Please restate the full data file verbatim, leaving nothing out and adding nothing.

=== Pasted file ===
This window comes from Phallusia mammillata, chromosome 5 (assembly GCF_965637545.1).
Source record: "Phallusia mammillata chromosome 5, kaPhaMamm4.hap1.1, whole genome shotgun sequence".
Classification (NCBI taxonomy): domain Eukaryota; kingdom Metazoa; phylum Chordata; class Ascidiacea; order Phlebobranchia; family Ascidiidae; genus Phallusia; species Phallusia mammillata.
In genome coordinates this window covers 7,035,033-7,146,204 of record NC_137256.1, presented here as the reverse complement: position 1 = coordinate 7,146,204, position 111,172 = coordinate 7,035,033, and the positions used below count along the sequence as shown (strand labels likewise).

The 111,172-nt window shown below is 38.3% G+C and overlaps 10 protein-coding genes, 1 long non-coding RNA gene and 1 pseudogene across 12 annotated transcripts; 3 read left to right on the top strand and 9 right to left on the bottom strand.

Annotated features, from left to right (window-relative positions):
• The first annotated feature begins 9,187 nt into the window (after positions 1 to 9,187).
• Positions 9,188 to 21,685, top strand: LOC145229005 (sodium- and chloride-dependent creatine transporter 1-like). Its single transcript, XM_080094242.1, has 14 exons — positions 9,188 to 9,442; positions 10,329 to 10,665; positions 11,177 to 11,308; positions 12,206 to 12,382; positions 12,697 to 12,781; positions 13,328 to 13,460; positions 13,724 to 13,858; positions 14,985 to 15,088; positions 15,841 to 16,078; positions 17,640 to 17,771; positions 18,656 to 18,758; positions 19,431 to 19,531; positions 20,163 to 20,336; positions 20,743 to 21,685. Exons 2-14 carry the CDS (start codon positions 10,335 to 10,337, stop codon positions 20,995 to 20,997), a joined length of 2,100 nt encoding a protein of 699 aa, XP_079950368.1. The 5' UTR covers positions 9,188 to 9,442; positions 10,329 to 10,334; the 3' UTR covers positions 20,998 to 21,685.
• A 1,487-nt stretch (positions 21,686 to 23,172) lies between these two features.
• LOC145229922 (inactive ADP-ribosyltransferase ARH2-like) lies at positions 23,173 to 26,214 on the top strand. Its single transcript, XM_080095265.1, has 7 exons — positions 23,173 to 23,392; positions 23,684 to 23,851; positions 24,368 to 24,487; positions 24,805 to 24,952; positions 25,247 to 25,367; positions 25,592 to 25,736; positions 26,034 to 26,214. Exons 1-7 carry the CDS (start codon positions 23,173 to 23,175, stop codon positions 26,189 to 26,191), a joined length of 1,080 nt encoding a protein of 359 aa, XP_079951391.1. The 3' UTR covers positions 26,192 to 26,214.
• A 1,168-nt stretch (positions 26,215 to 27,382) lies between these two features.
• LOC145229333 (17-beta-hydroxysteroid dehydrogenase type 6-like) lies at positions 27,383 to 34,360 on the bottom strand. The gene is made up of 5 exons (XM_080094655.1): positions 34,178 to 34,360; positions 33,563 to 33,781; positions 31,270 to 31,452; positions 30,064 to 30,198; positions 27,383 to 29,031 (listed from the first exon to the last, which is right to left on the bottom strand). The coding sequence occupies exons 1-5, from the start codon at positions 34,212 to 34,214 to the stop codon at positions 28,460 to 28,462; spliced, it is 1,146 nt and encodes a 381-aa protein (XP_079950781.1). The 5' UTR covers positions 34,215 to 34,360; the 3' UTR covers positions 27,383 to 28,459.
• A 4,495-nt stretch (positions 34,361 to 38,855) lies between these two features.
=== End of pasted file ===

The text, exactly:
This window comes from Phallusia mammillata, chromosome 5 (assembly GCF_965637545.1).
Source record: "Phallusia mammillata chromosome 5, kaPhaMamm4.hap1.1, whole genome shotgun sequence".
Classification (NCBI taxonomy): domain Eukaryota; kingdom Metazoa; phylum Chordata; class Ascidiacea; order Phlebobranchia; family Ascidiidae; genus Phallusia; species Phallusia mammillata.
In genome coordinates this window covers 7,035,033-7,146,204 of record NC_137256.1, presented here as the reverse complement: position 1 = coordinate 7,146,204, position 111,172 = coordinate 7,035,033, and the positions used below count along the sequence as shown (strand labels likewise).

The 111,172-nt window shown below is 38.3% G+C and overlaps 10 protein-coding genes, 1 long non-coding RNA gene and 1 pseudogene across 12 annotated transcripts; 3 read left to right on the top strand and 9 right to left on the bottom strand.

Annotated features, from left to right (window-relative positions):
• The first annotated feature begins 9,187 nt into the window (after positions 1 to 9,187).
• Positions 9,188 to 21,685, top strand: LOC145229005 (sodium- and chloride-dependent creatine transporter 1-like). Its single transcript, XM_080094242.1, has 14 exons — positions 9,188 to 9,442; positions 10,329 to 10,665; positions 11,177 to 11,308; positions 12,206 to 12,382; positions 12,697 to 12,781; positions 13,328 to 13,460; positions 13,724 to 13,858; positions 14,985 to 15,088; positions 15,841 to 16,078; positions 17,640 to 17,771; positions 18,656 to 18,758; positions 19,431 to 19,531; positions 20,163 to 20,336; positions 20,743 to 21,685. Exons 2-14 carry the CDS (start codon positions 10,335 to 10,337, stop codon positions 20,995 to 20,997), a joined length of 2,100 nt encoding a protein of 699 aa, XP_079950368.1. The 5' UTR covers positions 9,188 to 9,442; positions 10,329 to 10,334; the 3' UTR covers positions 20,998 to 21,685.
• A 1,487-nt stretch (positions 21,686 to 23,172) lies between these two features.
• LOC145229922 (inactive ADP-ribosyltransferase ARH2-like) lies at positions 23,173 to 26,214 on the top strand. Its single transcript, XM_080095265.1, has 7 exons — positions 23,173 to 23,392; positions 23,684 to 23,851; positions 24,368 to 24,487; positions 24,805 to 24,952; positions 25,247 to 25,367; positions 25,592 to 25,736; positions 26,034 to 26,214. Exons 1-7 carry the CDS (start codon positions 23,173 to 23,175, stop codon positions 26,189 to 26,191), a joined length of 1,080 nt encoding a protein of 359 aa, XP_079951391.1. The 3' UTR covers positions 26,192 to 26,214.
• A 1,168-nt stretch (positions 26,215 to 27,382) lies between these two features.
• LOC145229333 (17-beta-hydroxysteroid dehydrogenase type 6-like) lies at positions 27,383 to 34,360 on the bottom strand. The gene is made up of 5 exons (XM_080094655.1): positions 34,178 to 34,360; positions 33,563 to 33,781; positions 31,270 to 31,452; positions 30,064 to 30,198; positions 27,383 to 29,031 (listed from the first exon to the last, which is right to left on the bottom strand). The coding sequence occupies exons 1-5, from the start codon at positions 34,212 to 34,214 to the stop codon at positions 28,460 to 28,462; spliced, it is 1,146 nt and encodes a 381-aa protein (XP_079950781.1). The 5' UTR covers positions 34,215 to 34,360; the 3' UTR covers positions 27,383 to 28,459.
• A 4,495-nt stretch (positions 34,361 to 38,855) lies between these two features.